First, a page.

Palmerston North Electric Power Station Inc.
In time we hope that the power station will be open on a regular basis, however, at present it is only open by arrangement or for organised 'open days.' Our 'open days' are not run on a regular basis either, but are reasonably well publicised - certainly locally (and if we know someone especially wants to come). These occasions usually involve opening the building for an afternoon or perhaps even for much of the day if there is a demand.
As well as various little fund-raising schemes, such as a barbecue, on 'open days' an engine tends to be started for about ten minutes each hour (traditionally on the hour). The sudden very loud engine noise - and the equally large volume of exhaust smoke suddenly emitting from the smoke stack - tends even to encourage passing motorists to abruptly abandon their cars and make a rush for the building.
More often at present, visitors come as organised groups that share some interest in heritage preservation, electricity and its history, or simply because they love of old machinery. Others who are visiting the city also find their way to the building (and a key holder) as individuals. For examples of all these, see our photos of past visits.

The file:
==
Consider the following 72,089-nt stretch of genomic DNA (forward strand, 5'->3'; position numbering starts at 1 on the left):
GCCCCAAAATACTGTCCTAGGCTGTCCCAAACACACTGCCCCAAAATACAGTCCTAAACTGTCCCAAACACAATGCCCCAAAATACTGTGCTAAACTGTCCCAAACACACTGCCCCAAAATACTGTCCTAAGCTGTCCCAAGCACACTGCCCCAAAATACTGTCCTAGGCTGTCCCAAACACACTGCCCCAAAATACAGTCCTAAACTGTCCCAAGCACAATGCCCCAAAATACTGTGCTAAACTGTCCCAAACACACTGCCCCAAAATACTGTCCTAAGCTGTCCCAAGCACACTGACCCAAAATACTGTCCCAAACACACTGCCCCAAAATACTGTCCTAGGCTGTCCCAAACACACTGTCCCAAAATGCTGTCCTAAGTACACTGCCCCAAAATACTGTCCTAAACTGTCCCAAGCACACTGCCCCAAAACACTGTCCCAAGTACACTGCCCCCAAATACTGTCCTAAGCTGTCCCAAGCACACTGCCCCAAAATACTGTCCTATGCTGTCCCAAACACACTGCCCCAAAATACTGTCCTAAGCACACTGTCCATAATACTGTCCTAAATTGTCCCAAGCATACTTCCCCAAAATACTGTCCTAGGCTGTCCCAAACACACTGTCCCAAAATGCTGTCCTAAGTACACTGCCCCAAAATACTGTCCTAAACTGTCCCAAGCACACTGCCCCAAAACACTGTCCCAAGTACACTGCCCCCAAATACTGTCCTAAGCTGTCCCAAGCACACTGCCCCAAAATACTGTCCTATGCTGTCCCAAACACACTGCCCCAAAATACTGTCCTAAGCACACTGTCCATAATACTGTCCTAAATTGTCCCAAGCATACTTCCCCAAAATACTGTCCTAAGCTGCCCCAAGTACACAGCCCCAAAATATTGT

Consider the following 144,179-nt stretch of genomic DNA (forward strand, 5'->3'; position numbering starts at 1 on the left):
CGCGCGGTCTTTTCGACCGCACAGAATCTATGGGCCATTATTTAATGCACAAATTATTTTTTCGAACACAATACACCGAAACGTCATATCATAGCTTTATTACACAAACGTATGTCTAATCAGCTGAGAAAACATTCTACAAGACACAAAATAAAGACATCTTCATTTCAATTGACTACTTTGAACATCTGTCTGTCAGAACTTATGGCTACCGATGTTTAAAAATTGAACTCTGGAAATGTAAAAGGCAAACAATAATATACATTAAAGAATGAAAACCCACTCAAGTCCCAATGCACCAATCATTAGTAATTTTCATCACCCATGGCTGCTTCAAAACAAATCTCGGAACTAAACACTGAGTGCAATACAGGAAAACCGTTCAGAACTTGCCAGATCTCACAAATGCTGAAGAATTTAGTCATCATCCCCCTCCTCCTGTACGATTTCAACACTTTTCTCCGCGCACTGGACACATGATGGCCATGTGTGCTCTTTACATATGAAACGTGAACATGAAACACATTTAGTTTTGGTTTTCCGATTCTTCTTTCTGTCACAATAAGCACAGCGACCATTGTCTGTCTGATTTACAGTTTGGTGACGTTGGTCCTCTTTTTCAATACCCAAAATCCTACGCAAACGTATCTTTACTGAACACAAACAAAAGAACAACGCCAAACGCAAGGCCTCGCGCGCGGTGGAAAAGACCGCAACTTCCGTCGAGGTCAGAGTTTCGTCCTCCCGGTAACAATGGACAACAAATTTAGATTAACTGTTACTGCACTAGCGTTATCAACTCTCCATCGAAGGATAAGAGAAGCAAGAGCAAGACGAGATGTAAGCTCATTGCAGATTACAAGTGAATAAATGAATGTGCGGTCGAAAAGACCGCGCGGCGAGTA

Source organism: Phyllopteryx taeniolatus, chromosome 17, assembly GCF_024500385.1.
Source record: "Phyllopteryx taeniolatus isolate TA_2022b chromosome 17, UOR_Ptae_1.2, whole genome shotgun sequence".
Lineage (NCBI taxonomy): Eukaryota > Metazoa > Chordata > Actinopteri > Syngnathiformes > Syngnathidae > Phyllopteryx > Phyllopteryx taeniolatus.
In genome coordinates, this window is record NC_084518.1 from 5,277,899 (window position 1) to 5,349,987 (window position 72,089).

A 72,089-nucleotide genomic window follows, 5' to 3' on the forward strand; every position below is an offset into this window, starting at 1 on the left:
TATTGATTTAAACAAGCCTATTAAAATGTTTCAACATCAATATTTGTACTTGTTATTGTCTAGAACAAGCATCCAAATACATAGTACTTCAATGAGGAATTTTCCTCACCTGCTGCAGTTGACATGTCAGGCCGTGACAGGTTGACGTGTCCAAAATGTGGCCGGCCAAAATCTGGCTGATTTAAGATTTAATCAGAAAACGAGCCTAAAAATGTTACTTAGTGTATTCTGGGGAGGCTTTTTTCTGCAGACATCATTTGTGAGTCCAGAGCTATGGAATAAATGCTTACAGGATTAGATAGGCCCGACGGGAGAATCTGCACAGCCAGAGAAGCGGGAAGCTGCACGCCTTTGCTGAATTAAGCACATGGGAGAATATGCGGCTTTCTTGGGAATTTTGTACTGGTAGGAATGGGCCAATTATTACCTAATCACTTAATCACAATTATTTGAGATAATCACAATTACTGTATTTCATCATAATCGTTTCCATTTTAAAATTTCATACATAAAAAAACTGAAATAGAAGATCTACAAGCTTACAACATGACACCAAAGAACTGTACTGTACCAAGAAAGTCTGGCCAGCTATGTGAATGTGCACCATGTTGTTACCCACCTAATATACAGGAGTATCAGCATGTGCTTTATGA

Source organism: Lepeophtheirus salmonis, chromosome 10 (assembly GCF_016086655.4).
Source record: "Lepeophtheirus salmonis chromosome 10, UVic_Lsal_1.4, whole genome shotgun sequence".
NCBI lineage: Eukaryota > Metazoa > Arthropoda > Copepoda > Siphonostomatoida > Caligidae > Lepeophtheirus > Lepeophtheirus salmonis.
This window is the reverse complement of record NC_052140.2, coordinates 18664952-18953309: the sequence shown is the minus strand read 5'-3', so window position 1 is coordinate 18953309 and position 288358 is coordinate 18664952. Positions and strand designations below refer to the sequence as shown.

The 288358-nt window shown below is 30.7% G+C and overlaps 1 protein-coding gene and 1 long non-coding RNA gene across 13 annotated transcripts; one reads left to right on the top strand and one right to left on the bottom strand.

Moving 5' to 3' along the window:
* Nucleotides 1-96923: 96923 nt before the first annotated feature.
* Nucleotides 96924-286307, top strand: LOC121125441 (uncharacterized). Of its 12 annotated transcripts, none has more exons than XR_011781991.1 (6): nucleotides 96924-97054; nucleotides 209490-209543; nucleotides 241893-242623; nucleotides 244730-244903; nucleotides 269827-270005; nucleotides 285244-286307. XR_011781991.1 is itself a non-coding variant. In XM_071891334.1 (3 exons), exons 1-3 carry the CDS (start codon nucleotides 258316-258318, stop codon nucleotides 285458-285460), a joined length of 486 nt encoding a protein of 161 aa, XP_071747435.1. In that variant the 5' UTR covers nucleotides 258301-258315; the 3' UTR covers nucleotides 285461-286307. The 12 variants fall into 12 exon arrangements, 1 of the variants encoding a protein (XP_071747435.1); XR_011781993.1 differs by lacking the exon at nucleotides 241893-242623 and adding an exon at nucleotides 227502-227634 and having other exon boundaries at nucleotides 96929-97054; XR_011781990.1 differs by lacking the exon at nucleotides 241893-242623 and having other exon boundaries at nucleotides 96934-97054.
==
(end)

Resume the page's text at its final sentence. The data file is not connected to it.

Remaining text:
Due to the effort involved with organisating these visits, especially for 'engine starts' - and obviously our need for funds, PNEPS Inc. now charges visiting groups the following fees:
Individuals - $5.00 per head entry fee for people aged 16 years and over, or $1.00 for 8-15 year olds. Seven years and under are - obviously - free.
A group visit including an 'engine start' - A minimum of $100.00 (equiv. 20 people), or $5.00 per head - whichever amount is higher.
For further information on visits, on future 'open days', or for contact phone numbers, email us, or perhaps even leave a message and your own email address in our Guest Book (accessed on the Front Page) and we'll get back to you.
The photo above, taken in about 1998, shows the city side of the power station from the reserve behind Terrace End Cemetery. The concrete foundations of the old fuel storage tank building are visible in the garden about halfway along the building. The cream building on the left is the new Keith Street artesian water pumping building. There have been quite a few changes to the scene since then, however, this view is good one for us to reflect on.
Last updated: 1 January 2007